Al-Naqeeb believes that even after the crisis, Kuwait may struggle to gain the confidence of international investors unless it strengthens the supervision and governance of capital markets. International financial institutions repeatedly cite regulatory weakness as the reason why they steer clear of the country, opting instead for the likes of Egypt or the UAE, he says.
Parliament’s approval of the capital market law has generally been welcomed. But market observers are waiting to see what it will amount to in practice.
Although the law has 164 articles spelling out the prerogatives of the CMA, many issues that will be key to the authority’s effectiveness – such as the membership of its five-person governing board – have yet to be clarified. The fact the final version of the reform has been shaped by at least five different alternative proposals has only added to uncertainty over how it will function in practice.
The final version appears to be mainly the product of internal commerce ministry thinking and of the work of Amani Buresli, professor of finance at Kuwait University, who in 2006 was commissioned by the government to produce a draft proposal of the CMA legislation.
Many financiers remain to be convinced the new entity will have the power and independence to meet Kuwait’s regulatory shortcomings. “I think it is not a bad move, but I don’t think it’s a drastic move that could produce drastic results,” says Adnan al-Bahar, chairman and managing director of The International Investor (TII), one of Kuwait’s leading specialist investment banks.
In Al-Bahar’s view, it is vital the new authority enjoys clear independence both from the stock exchange – the main capital market to be regulated – and from government political control. In formal legal terms, the CMA is being established by the state, with the board members appointed in the name of the Emir. So much will hang on the choice of individuals to take up these key posts. They will have the task of demonstrating that the new authority is effective, credible and genuinely independent.
Saudi Arabia’s own CMA is sometimes cited as a model for the new Kuwaiti regulator, although the context is different.
While the KSE was established back in 1962, the Saudi stock exchange, the Tadawul, was not set up until 1994, and the development of local bourse investment culture has been a more recent phenomenon. But Al-Naqeeb points out the KSE has failed to crack down on what are essentially ‘paper’ companies with little real value. He believes Kuwait can learn useful lessons from the Saudi experience – although the Tadawul sees heavy trading just like the KSE – the CMA in Riyadh keeps matters in hand through firm discipline. “The Saudi market is highly tradable, but there is some trust in the market regulator; people have been sentenced to jail for abuses,” he says.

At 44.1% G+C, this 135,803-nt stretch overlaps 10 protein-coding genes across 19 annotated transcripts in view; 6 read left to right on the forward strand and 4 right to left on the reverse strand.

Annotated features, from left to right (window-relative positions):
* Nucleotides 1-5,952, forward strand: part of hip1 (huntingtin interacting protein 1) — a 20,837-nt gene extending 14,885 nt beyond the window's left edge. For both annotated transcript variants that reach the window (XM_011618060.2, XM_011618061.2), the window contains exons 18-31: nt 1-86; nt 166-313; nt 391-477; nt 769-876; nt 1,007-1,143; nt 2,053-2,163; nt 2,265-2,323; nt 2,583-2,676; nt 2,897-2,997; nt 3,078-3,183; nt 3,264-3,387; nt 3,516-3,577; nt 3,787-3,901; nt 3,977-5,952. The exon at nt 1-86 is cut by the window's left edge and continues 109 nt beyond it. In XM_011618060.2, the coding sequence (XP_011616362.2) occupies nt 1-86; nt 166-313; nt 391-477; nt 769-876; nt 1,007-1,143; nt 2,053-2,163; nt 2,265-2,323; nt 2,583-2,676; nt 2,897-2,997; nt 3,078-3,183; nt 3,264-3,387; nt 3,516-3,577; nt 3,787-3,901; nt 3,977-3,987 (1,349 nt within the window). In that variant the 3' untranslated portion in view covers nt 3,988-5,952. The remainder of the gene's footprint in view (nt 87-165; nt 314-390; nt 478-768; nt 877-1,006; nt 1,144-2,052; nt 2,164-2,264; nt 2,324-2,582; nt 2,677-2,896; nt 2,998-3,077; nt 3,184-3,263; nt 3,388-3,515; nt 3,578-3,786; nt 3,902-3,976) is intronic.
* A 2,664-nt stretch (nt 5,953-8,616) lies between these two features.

The way stocks are assessed and valued depends not only on regulation but also on attitudes among investors. Al-Naqeeb is not convinced that in Kuwait there will be a universal welcome for a strong new regulator.
“There is a big investment community who say they want the authority, but many people do not really want it,” he says. “When some of the investment companies made high risk investments, people did not ask hard questions. Investors liked the high dividends.”
But there are some investment houses that have faced up to the need for change including Kamco. “We really learned the lesson very hard. In my department [asset management] we are changing everything, concentrating on risk management, hiring new people,” says Al-Naqeeb.
Al-Bahar suggests that introducing competition could raise standards. He believes the new CMA should be separate from the KSE altogether, with a brief to oversee all capital markets – including, for example, local bond trading, which used to be more active 20 years ago but has faded in recent years.
He also thinks the market should be liberalised to permit the establishment of new bourses, to compete against the existing market. “If there is enough business to have one stock exchange in Bahrain, there is enough business to have three stock exchanges in Kuwait. The way to get things moving is to have more markets,” he says.
Competition would drive up standards of operation and transparency, as the markets would have to compete to attract listings of tradable assets – debt and derivatives as well as equities – and to draw the interest of portfolio investors from Kuwait, the Gulf region and the wider international community.
Al-Bahar says the KSE should be privatised and the new markets should be set up by private sector interests. Al-Naqeeb also endorses the case for liberalisation.
For the source in the bank investment team, the key driver for change is not so much the potential for foreign investor interest as a firm regulatory hand to promote transparency.
“We don’t believe the market will achieve more stability if it becomes more international,” the source says. “What will make it more stable is transparency, accountability, strict enforcement of rules and regulations and severe punishment – monetary as well as criminal – for any type of manipulation.
“We also need stricter and more demanding listing norms. Delisting altogether or moving to a separate exchange at least half of the currently listed companies – highly illiquid small caps with very limited trading volumes, mostly from the investment and real estate sectors, that do not justify continued listing on the exchange – would stabilise the market. Limits on the daily up and down movement of a stock price is another aspect that needs a fresh look.”